Hold Space - I fully believe in being 100% real. People often tell me that their experience of me is that I am very direct. Some may see that as overwhelming to their senses, but I view that as a griever who learned to speak their truth because it was the only path back to healing. I couldn't pretend she didn't exist. I had to share that my heart was hurting because, yes, I needed some extra love (not just the first year but many years after her death). I needed to hold space for her because even though she wasn't physically here, she was very much still part of my existence. So hold space; it may make others uncomfortable, but that is their journey of growth. Your heart needs to be heard, and you get to be authentically you.
Remember to Breathe - Hello autopilot! We get going through the motions, navigating what we think we need to be doing or what others tell us we need to be doing, and we lose track of ourselves and our body. Take a minute, close your eyes, and check in with yourself. Are you breathing? I mean really breathing, deep stress-relieving, diaphragm-filling breaths? Or are they shallow, quick, anxiety-producing, oxygen-deprived gasps? When the overwhelm kicks in, check your breath. Check in with yourself. Take five minutes and give yourself deep, life-giving breaths and see how you feel.
It's okay to Laugh - "If I laugh, then I'm not honoring her" was the lie I told myself for many years. I'm going to call each and every one of us on this. Laughing doesn't mean I loved or love her any less. Laughing doesn't mean my heart isn't still grieving. Laughing isn't a sign that I don't care. Laughing is me celebrating her life. Laughing is knowing that I'm figuring out that whole grief and joy thing. Laughing is me honoring that I'm forgiven. Laughing can help in healing. It's okay; you have permission. Don't let anyone or yourself take this simplest of joys away from you.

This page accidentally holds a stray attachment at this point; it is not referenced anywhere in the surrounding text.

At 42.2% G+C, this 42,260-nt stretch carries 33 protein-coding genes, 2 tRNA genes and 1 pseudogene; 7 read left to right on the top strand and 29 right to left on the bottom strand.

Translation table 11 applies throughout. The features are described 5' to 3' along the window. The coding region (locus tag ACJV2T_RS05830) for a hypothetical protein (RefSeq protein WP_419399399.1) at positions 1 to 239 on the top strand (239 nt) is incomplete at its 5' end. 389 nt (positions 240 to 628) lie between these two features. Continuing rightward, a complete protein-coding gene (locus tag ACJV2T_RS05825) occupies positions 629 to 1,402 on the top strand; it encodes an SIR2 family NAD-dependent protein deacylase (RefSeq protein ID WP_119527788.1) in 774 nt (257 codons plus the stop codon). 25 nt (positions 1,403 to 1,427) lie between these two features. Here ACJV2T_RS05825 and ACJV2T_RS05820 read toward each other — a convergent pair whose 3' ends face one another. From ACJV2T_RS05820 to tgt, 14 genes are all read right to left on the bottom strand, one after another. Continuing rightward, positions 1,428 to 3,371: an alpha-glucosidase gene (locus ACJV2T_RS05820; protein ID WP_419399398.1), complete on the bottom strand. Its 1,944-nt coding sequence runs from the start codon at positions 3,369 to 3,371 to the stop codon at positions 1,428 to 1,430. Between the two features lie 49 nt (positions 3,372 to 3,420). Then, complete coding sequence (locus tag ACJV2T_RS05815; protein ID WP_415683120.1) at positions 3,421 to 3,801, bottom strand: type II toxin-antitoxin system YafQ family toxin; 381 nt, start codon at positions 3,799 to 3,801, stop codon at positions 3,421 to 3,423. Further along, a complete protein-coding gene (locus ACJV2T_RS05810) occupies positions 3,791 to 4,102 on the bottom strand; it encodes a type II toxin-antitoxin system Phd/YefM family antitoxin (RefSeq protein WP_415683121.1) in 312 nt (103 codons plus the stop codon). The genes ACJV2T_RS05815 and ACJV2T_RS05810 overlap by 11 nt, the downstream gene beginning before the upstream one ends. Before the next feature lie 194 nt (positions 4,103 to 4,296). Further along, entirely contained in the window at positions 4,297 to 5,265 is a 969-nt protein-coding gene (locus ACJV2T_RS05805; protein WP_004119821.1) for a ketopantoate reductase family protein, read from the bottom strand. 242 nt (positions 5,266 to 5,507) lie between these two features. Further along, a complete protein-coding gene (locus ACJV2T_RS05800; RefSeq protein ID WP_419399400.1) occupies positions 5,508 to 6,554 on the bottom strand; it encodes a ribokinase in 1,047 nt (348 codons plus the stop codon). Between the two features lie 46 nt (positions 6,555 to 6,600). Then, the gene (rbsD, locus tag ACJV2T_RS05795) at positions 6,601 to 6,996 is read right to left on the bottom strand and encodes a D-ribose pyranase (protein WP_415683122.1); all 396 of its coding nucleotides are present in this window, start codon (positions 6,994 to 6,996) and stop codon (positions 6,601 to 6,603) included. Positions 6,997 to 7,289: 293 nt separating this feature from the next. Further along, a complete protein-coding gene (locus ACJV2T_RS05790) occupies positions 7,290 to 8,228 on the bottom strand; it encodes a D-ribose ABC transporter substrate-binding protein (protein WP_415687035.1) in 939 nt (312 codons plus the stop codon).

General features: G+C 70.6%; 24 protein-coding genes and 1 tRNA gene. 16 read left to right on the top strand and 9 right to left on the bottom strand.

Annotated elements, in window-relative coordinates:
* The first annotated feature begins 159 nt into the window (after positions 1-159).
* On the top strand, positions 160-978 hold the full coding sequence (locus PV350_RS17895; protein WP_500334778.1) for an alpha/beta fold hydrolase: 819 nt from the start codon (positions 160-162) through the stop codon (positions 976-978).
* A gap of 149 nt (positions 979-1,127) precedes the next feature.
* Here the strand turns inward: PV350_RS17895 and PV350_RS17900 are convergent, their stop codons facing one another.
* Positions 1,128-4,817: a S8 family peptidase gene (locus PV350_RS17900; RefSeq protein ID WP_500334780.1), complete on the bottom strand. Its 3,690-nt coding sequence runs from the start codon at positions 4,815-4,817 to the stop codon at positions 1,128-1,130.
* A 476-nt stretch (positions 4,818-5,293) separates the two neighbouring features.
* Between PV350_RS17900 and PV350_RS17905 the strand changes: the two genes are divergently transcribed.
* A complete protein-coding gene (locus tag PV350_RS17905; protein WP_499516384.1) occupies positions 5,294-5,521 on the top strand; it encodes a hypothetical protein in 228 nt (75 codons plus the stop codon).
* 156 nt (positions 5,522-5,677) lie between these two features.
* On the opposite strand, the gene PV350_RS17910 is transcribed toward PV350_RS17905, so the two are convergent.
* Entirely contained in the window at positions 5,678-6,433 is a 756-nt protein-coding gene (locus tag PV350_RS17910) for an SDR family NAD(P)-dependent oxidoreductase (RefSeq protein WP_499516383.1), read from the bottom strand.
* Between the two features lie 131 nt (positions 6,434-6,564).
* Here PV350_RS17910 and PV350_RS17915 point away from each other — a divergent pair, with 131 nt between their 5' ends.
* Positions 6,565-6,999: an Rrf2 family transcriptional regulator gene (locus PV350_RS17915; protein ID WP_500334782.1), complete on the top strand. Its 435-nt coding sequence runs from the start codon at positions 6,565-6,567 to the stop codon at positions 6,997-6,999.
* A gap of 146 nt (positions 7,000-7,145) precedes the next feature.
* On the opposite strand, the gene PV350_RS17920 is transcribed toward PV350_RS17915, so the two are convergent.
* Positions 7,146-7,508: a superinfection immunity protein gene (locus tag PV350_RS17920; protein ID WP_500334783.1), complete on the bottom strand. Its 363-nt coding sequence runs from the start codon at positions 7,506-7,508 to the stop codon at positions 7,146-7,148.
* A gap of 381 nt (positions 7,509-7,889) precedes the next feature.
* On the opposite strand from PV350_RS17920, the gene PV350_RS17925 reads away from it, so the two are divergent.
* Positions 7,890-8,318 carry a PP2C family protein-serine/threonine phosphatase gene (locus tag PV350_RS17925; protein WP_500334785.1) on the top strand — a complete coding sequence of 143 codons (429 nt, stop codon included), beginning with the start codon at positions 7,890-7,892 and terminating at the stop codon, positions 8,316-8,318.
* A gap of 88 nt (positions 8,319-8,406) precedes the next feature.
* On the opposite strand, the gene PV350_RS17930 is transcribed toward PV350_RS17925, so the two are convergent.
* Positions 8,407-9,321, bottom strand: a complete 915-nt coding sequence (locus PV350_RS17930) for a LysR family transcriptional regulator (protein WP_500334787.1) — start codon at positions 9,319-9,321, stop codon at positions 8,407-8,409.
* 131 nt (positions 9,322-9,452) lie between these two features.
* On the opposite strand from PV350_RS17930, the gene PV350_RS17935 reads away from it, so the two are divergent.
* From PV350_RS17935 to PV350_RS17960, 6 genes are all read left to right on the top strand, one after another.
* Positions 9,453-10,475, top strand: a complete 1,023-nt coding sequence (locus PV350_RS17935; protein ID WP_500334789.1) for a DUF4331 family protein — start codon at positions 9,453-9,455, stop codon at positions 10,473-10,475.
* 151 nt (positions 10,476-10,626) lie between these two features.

Say Their Name - Hearing it reminds your head (that intellectual side of you that is squashing down all the feels) that they were really here because your heart is screaming for their presence. I heard a beautiful saying: "The soul hides out in the head when it can't handle what's in the heart." Allow yourself to feel. Your heart and head can often be in battle with each other. So when you are trying to justify not saying their name in your head, remember that the heart desperately needs you to say it, needs you to hear it and feel it. The heart needs a place for all that love to go.
Finally, Lean In - Lean into your loved ones still here. Cry on their shoulder. Speak your truth. Vent away. Say, "Catch me; I'm falling," whatever it is for you. We are communal beings. We need each other. We are not meant to do this whole living thing alone. So call your sister, cry on Dad's shoulder, reach out to your bestie, lean in to your mentor, vent to your spiritual leader, use the resources you have. What you're feeling doesn't need to make sense to anyone but you. Others can't fix what you are feeling, but gosh darn it, allow yourself to a safe place to get it out, a place to let it flow. Bottling it all up will only end like a champagne bottle on New Year's Eve; you will blow, feel empty, and all alone. So find that person that listens, loves, and lean in.
While there are so many different ways to take today on, just remember that whatever you're feeling, you're not crazy. Your heart is hurting. You're not broken, and you don't need to be fixed. You're grieving; it's normal and natural. Be kind to yourself today. Love yourself today, whatever that looks like. And most importantly, remember to breathe.
Sending you all the hugs, all the love, and a simple reminder that I see you 💚💚💚